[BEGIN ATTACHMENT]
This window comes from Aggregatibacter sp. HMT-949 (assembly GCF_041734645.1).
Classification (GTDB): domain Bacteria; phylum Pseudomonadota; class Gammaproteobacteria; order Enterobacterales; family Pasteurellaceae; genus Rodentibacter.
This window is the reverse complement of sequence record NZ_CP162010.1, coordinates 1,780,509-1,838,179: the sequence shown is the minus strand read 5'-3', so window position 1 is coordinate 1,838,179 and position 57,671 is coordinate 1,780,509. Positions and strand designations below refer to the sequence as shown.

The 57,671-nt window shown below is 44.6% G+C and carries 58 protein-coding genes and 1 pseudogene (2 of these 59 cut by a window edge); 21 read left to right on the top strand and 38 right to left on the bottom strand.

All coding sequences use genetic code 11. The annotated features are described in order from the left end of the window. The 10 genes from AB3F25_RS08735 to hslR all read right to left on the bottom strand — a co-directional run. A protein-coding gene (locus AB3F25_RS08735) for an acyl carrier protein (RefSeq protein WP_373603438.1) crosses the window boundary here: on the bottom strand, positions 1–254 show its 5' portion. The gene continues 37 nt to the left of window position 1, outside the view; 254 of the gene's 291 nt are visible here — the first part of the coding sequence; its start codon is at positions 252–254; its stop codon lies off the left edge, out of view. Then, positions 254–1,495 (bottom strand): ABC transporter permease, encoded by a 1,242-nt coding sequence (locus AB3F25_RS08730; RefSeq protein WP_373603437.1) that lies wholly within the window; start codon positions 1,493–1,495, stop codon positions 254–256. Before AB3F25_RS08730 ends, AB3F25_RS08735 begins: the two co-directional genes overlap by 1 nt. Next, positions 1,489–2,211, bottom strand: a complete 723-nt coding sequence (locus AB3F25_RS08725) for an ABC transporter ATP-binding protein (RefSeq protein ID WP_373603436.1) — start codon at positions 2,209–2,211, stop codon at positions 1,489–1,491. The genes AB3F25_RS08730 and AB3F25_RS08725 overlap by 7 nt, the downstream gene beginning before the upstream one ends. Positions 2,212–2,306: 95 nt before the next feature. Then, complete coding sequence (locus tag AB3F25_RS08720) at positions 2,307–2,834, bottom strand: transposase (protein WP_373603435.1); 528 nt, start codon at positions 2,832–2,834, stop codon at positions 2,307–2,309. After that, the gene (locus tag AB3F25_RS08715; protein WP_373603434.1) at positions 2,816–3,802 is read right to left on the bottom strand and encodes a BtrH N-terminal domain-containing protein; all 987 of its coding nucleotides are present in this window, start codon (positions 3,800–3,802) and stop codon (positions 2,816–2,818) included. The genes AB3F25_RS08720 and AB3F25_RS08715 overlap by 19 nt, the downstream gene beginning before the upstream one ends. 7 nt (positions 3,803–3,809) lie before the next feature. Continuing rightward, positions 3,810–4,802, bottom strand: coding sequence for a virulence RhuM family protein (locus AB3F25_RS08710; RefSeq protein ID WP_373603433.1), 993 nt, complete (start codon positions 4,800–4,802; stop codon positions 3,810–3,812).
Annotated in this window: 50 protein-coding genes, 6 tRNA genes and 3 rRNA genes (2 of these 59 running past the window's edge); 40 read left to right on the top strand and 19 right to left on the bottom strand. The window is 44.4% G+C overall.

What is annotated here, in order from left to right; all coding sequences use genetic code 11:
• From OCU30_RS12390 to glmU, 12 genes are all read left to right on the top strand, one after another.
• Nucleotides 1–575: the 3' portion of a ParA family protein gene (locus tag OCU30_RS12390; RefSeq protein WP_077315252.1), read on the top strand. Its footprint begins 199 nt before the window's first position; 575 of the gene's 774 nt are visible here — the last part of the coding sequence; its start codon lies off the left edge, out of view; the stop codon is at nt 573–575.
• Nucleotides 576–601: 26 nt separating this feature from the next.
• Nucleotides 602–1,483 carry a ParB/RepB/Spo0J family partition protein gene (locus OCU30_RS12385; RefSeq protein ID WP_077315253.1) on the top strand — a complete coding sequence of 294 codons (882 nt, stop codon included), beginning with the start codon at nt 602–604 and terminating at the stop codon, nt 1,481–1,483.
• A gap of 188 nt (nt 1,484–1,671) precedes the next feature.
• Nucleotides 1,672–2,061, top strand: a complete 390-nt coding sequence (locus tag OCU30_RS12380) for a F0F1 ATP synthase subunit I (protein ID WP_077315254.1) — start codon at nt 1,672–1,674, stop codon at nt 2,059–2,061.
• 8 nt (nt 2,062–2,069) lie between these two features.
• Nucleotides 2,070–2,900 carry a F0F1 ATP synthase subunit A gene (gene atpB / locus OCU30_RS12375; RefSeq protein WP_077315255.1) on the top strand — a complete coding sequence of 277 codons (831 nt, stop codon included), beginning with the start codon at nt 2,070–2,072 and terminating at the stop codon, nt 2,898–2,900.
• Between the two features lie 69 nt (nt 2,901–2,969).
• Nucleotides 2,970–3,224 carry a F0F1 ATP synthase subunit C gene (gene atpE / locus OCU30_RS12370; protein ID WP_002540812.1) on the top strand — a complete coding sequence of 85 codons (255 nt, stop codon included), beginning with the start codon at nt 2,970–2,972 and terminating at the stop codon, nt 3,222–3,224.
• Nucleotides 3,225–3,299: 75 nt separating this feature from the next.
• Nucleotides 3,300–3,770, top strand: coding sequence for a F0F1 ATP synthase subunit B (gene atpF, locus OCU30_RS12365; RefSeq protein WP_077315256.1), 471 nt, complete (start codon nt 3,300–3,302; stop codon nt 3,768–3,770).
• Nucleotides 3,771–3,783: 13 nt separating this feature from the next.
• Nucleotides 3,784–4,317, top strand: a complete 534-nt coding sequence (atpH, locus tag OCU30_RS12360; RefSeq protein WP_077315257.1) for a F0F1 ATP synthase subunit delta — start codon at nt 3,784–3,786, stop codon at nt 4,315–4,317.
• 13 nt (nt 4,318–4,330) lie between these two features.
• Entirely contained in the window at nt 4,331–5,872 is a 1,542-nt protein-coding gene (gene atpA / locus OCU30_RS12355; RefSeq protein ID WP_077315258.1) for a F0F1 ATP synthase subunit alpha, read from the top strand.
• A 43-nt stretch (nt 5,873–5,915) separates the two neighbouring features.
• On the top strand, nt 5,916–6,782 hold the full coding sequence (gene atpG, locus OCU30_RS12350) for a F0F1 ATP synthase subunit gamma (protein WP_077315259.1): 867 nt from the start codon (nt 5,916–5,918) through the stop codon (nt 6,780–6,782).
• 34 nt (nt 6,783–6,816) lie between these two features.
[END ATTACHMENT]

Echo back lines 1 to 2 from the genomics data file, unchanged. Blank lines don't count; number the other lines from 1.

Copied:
This window comes from Aggregatibacter sp. HMT-949 (assembly GCF_041734645.1).
Classification (GTDB): domain Bacteria; phylum Pseudomonadota; class Gammaproteobacteria; order Enterobacterales; family Pasteurellaceae; genus Rodentibacter.